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Cochlear Implant: An antidote to hearing loss?

Cochlear Implant

According to a 2014 report by the Department of Otorhinolaryngology, University of Jos Teaching Hospital, Over 250 million people suffer various degrees of hearing loss globally, with 75% living in sub-Saharan Africa out of which about 2.8% resides in Nigeria.

The degrees of hearing loss vary from mild to profound. The treatment for severe to profound hearing loss is very challenging in Nigeria. People with this defect have over the years been subjected to prejudice and misconception. This however, makes the move to find a lasting solution to the impairment long overdue.

Hearing Loss, according to Otolaryngologists may be due to problems with the ear canal, ear drum, or middle ear. Experts also identify infections, maternal diabetes, preeclampsia, etc as causes of hearing loss in newborns.

To address this defect, a Sydney-based medical device company, Cochlear Limited, in 1981, commercialised the design, manufacturing and supplies of Nucleus hearing devices.

What is Cochlear Implant?

A cochlear implant (CI) is a surgically implanted neuroprosthetic device that provides a sense of sound to a person with moderate to profound sensorineural hearing loss. Cochlear implants bypass the normal acoustic hearing process, instead replacing it with electric signals which directly stimulate the auditory nerve.  Although, the implant doesn’t make you hear normally again, but it can help you with sounds.

How does cochlear implant work?

According to a Cochlear official, Dr Nadia Abdulhaq, ‘the best time to be implanted is as a child between the ages of 1 to 3, but the surgery is for children and adults with sensorineural hearing loss.’ She said the condition typically involves damage to tiny hair cells in a part of the patient’s inner ear called the ‘Cochlea’. A cochlear implant skips the damaged hair cells and sends signals to the auditory nerve directly.


While implanting, a surgeon puts the cochlear device under the patient’s skin behind his/her ear through a small cut. A receiver is then connected to electrodes, which the surgeon put into a part of the patient’s inner ear called the cochlea. According to Dr Nadia, the surgery takes an hour or two, and the patient is likely to be discharged the same day.

Cost of the surgery

Although, Cochlear Implant is safe, effective and guaranteed, but its cost would send fear down one’s spine.

According to findings, the cost of getting cochlear implants in the United States is around $65,000, most of which are covered by health insurance. In the United Kingdom, the NHS covers cochlear implants in full. The case is totally different in Nigeria, as patient carries all the bill. When contacted, a Clinical Audiologist, Dr Simeon Afolabi, said the surgery goes for a whopping N20m in Nigeria. He disclosed that neither the Government nor NGOs show support in that regards.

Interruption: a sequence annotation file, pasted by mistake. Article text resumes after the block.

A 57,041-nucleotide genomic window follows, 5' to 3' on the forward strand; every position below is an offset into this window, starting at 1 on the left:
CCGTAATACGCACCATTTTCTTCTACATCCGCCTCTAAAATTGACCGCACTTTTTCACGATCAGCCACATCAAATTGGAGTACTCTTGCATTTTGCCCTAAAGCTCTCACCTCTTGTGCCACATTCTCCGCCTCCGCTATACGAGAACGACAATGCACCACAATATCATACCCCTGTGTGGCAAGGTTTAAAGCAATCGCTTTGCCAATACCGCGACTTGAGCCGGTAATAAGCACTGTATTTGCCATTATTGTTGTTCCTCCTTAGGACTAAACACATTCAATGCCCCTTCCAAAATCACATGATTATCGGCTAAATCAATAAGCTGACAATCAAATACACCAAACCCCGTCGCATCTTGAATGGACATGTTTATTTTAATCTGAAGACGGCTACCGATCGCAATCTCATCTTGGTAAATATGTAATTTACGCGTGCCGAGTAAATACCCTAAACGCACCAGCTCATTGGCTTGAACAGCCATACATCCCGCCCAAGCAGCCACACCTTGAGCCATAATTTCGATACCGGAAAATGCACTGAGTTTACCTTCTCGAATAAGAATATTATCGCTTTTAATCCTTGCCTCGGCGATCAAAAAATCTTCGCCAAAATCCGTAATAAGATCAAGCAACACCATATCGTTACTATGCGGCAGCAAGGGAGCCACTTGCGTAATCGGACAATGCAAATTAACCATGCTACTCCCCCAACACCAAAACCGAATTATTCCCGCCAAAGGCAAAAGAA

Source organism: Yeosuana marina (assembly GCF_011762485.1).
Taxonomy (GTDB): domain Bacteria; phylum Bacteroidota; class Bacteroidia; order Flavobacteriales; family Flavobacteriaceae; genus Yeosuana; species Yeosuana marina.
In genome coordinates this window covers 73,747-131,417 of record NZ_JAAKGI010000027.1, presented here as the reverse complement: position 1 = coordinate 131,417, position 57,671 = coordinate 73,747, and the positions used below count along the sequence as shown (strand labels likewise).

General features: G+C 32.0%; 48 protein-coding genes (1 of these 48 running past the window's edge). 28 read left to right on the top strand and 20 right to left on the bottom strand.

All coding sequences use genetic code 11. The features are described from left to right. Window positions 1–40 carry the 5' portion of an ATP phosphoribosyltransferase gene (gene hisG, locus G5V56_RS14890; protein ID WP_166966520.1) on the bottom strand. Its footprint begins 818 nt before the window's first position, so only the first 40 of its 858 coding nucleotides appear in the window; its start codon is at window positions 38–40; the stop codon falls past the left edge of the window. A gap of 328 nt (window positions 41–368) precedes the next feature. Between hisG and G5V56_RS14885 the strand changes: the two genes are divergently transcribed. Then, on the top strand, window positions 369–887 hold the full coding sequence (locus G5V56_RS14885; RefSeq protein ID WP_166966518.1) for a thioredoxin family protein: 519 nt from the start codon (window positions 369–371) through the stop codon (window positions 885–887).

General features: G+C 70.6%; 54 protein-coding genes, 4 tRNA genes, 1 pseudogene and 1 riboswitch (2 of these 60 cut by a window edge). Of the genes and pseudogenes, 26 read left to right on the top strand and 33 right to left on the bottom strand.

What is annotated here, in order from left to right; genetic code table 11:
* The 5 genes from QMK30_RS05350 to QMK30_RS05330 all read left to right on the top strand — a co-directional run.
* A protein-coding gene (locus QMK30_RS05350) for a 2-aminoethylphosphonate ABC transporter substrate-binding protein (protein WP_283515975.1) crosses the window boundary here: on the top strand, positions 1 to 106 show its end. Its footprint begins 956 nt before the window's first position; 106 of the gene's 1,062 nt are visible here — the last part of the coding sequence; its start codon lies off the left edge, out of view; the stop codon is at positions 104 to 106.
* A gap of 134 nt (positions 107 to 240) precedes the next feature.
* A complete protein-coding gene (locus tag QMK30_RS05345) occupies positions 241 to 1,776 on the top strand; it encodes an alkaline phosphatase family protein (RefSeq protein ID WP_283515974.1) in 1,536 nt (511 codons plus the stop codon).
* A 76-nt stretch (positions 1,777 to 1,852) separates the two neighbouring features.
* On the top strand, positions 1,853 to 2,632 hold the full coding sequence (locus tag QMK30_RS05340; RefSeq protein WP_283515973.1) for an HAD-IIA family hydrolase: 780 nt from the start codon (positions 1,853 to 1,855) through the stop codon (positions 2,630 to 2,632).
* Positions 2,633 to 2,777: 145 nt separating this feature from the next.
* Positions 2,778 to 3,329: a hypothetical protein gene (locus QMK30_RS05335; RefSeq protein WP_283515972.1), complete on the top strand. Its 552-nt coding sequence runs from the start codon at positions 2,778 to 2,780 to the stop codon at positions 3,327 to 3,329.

Where to get Cochlear Implant in Nigeria

Unlike US, UK, and Australia where the surgery is done at almost every medical centre, the only clinic that handles Cochlear surgery in Nigeria presently is ‘BSA Hearing and Speech Centre’, which happened to be the only authorized distributor of Cochlear devices in the country. BSA’s head office is at 49b Oluwaleyimu Street, Ikeja, Lagos, while its Abuja office is at Peace Plaza, Ajose Adeogun, Utako District.

Advantages of a cochlear implant

It can be life-changing if you have a serious hearing problem. But the results aren’t the same for everyone. Some people benefit more than others. Some of the advantages are that:

  • Implanted person may be able to hear speech at a nearly normal level.
  • It’s easier to talk on the phone and hear the TV.
  • Implanted person may be able to hear music better than before.
  • It allows one to better control his/her own voice so that it’s easier for others to understand you.

What about the risks?

According to Davide Profeta, Cochlear Ltd’s Sub-Saharan Africa Business Development Manager, ‘Cochlear implant surgery is very safe, but just like other operations, the surgery comes with some risks.’

Davide disclose that problems can include: bleeding, infections, and side effects from the medicine that sends you to sleep during the procedure.

Other possible complications are: A nerve injury that changes the patient’s sense of taste, a nerve damage that causes weakness or paralysis in the face, Dizziness or balance problems, ringing in one’s ears, called tinnitus, leaks of the fluid around the brain, etc.

Criticism and controversy

It is believed by some that cochlear implants for congenitally deaf children are most effective when implanted at a young age.

Children with cochlear implants are more likely to be educated orally in the standard fashion, and are often isolated from other deaf children and from sign language. Cochlear implants have been one of the technological and social factors implicated in the decline of sign languages in the developed world. Some deaf activists have therefore labelled the widespread implantation of children as ‘cultural genocide’.

However, as the trend for cochlear implants in children grows, deaf community advocates have tried to counter the ‘either or’ formulation of oralism vs manualism with a ‘both and’ approach; some schools are now successfully integrating cochlear implants with sign language in their educational programs.

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